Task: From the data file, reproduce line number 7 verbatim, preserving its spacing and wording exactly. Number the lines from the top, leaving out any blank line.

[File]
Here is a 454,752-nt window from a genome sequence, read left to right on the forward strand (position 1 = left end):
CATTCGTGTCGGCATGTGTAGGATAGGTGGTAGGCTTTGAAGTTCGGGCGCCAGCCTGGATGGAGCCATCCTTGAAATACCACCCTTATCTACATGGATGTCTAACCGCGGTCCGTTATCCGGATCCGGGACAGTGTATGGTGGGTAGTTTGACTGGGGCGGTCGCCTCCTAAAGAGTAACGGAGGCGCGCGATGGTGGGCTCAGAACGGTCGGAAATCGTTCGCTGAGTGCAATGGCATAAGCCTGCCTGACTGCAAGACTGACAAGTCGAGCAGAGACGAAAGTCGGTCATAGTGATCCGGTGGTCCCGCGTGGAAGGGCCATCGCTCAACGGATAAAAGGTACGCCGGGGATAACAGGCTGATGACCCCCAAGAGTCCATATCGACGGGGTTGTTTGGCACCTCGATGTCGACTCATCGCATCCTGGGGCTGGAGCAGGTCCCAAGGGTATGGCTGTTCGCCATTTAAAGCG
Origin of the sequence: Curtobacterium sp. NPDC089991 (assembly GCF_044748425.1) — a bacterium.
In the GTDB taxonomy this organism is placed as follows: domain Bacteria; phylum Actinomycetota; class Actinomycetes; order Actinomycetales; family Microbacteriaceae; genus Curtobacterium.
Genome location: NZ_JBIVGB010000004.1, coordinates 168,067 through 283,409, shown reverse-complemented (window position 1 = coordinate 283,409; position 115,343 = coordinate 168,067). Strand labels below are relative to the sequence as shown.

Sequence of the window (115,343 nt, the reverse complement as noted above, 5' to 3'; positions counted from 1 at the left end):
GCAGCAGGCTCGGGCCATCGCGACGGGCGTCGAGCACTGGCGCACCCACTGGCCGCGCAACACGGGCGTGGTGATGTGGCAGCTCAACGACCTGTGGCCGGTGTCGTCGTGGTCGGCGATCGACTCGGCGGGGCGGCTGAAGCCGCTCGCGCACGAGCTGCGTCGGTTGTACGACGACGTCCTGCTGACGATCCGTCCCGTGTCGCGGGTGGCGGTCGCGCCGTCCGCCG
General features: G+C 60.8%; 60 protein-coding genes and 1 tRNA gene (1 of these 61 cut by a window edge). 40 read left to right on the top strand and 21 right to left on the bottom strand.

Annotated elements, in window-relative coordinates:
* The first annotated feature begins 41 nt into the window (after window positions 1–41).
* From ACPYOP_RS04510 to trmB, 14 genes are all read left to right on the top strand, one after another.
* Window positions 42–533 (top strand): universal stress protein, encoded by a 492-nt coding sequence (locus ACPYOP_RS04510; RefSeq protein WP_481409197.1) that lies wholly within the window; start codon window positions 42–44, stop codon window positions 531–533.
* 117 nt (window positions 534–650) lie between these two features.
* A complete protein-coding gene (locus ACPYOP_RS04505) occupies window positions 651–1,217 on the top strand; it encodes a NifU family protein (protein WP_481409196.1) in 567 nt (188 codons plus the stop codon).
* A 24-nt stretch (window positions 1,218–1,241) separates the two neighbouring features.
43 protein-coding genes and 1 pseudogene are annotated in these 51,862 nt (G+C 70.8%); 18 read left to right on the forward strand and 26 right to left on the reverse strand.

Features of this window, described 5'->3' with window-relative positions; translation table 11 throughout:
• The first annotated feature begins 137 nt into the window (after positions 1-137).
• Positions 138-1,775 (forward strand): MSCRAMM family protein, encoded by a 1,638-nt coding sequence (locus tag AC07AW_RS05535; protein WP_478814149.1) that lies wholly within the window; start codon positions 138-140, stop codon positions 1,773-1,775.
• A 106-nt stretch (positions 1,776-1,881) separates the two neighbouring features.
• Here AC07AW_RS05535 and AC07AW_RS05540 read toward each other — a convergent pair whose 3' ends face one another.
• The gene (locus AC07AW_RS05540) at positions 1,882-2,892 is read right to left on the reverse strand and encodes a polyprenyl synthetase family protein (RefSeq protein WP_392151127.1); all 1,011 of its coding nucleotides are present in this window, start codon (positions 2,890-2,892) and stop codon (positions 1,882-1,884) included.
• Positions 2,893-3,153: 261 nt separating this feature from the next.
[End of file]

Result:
GCAGCAGGCTCGGGCCATCGCGACGGGCGTCGAGCACTGGCGCACCCACTGGCCGCGCAACACGGGCGTGGTGATGTGGCAGCTCAACGACCTGTGGCCGGTGTCGTCGTGGTCGGCGATCGACTCGGCGGGGCGGCTGAAGCCGCTCGCGCACGAGCTGCGTCGGTTGTACGACGACGTCCTGCTGACGATCCGTCCCGTGTCGCGGGTGGCGGTCGCGCCGTCCGCCG